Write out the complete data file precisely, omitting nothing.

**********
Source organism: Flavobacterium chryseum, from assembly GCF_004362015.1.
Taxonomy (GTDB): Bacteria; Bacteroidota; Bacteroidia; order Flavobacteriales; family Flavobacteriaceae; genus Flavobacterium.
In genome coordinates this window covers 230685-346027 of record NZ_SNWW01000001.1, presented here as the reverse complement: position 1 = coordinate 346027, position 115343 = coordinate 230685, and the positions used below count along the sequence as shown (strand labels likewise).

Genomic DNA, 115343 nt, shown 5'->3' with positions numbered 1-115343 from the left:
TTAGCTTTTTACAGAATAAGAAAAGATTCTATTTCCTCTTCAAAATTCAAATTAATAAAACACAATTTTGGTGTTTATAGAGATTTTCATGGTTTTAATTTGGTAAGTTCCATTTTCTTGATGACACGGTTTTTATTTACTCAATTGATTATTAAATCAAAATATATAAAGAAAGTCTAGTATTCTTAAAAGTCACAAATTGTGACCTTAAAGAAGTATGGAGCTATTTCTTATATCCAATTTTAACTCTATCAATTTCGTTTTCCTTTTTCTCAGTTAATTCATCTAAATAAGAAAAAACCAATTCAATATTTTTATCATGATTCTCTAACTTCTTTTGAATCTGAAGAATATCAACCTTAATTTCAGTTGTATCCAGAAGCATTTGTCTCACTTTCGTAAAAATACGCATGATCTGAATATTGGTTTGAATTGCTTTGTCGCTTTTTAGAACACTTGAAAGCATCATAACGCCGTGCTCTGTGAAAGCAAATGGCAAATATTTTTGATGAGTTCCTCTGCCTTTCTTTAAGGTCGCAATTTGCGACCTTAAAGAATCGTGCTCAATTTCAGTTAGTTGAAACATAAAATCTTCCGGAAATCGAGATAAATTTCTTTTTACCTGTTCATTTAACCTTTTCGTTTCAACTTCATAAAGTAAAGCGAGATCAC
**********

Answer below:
Source organism: Flavobacterium chryseum, from assembly GCF_004362015.1.
Taxonomy (GTDB): Bacteria; Bacteroidota; Bacteroidia; order Flavobacteriales; family Flavobacteriaceae; genus Flavobacterium.
In genome coordinates this window covers 230685-346027 of record NZ_SNWW01000001.1, presented here as the reverse complement: position 1 = coordinate 346027, position 115343 = coordinate 230685, and the positions used below count along the sequence as shown (strand labels likewise).

Genomic DNA, 115343 nt, shown 5'->3' with positions numbered 1-115343 from the left:
TTAGCTTTTTACAGAATAAGAAAAGATTCTATTTCCTCTTCAAAATTCAAATTAATAAAACACAATTTTGGTGTTTATAGAGATTTTCATGGTTTTAATTTGGTAAGTTCCATTTTCTTGATGACACGGTTTTTATTTACTCAATTGATTATTAAATCAAAATATATAAAGAAAGTCTAGTATTCTTAAAAGTCACAAATTGTGACCTTAAAGAAGTATGGAGCTATTTCTTATATCCAATTTTAACTCTATCAATTTCGTTTTCCTTTTTCTCAGTTAATTCATCTAAATAAGAAAAAACCAATTCAATATTTTTATCATGATTCTCTAACTTCTTTTGAATCTGAAGAATATCAACCTTAATTTCAGTTGTATCCAGAAGCATTTGTCTCACTTTCGTAAAAATACGCATGATCTGAATATTGGTTTGAATTGCTTTGTCGCTTTTTAGAACACTTGAAAGCATCATAACGCCGTGCTCTGTGAAAGCAAATGGCAAATATTTTTGATGAGTTCCTCTGCCTTTCTTTAAGGTCGCAATTTGCGACCTTAAAGAATCGTGCTCAATTTCAGTTAGTTGAAACATAAAATCTTCCGGAAATCGAGATAAATTTCTTTTTACCTGTTCATTTAACCTTTTCGTTTCAACTTCATAAAGTAAAGCGAGATCAC